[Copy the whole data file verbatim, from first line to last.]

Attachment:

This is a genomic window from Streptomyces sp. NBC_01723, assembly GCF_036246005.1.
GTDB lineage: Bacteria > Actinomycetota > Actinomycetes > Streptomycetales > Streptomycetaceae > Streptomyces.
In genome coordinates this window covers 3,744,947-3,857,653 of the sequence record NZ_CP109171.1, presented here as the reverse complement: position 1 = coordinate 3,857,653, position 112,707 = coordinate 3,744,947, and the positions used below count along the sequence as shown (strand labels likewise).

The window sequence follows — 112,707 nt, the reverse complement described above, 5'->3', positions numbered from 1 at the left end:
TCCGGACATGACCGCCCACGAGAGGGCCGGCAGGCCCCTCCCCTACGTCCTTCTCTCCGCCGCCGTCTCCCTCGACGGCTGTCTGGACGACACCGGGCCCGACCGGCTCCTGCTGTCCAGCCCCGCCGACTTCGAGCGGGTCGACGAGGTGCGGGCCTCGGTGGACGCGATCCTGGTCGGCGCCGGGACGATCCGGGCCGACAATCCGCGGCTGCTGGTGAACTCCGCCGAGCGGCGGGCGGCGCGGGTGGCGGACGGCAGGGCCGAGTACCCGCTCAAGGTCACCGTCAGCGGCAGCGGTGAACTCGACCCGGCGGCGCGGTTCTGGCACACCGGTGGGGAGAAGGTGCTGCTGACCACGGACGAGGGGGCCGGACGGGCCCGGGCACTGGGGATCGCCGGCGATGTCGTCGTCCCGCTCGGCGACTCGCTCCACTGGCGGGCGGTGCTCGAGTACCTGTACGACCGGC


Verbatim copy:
This is a genomic window from Streptomyces sp. NBC_01723, assembly GCF_036246005.1.
GTDB lineage: Bacteria > Actinomycetota > Actinomycetes > Streptomycetales > Streptomycetaceae > Streptomyces.
In genome coordinates this window covers 3,744,947-3,857,653 of the sequence record NZ_CP109171.1, presented here as the reverse complement: position 1 = coordinate 3,857,653, position 112,707 = coordinate 3,744,947, and the positions used below count along the sequence as shown (strand labels likewise).

The window sequence follows — 112,707 nt, the reverse complement described above, 5'->3', positions numbered from 1 at the left end:
TCCGGACATGACCGCCCACGAGAGGGCCGGCAGGCCCCTCCCCTACGTCCTTCTCTCCGCCGCCGTCTCCCTCGACGGCTGTCTGGACGACACCGGGCCCGACCGGCTCCTGCTGTCCAGCCCCGCCGACTTCGAGCGGGTCGACGAGGTGCGGGCCTCGGTGGACGCGATCCTGGTCGGCGCCGGGACGATCCGGGCCGACAATCCGCGGCTGCTGGTGAACTCCGCCGAGCGGCGGGCGGCGCGGGTGGCGGACGGCAGGGCCGAGTACCCGCTCAAGGTCACCGTCAGCGGCAGCGGTGAACTCGACCCGGCGGCGCGGTTCTGGCACACCGGTGGGGAGAAGGTGCTGCTGACCACGGACGAGGGGGCCGGACGGGCCCGGGCACTGGGGATCGCCGGCGATGTCGTCGTCCCGCTCGGCGACTCGCTCCACTGGCGGGCGGTGCTCGAGTACCTGTACGACCGGC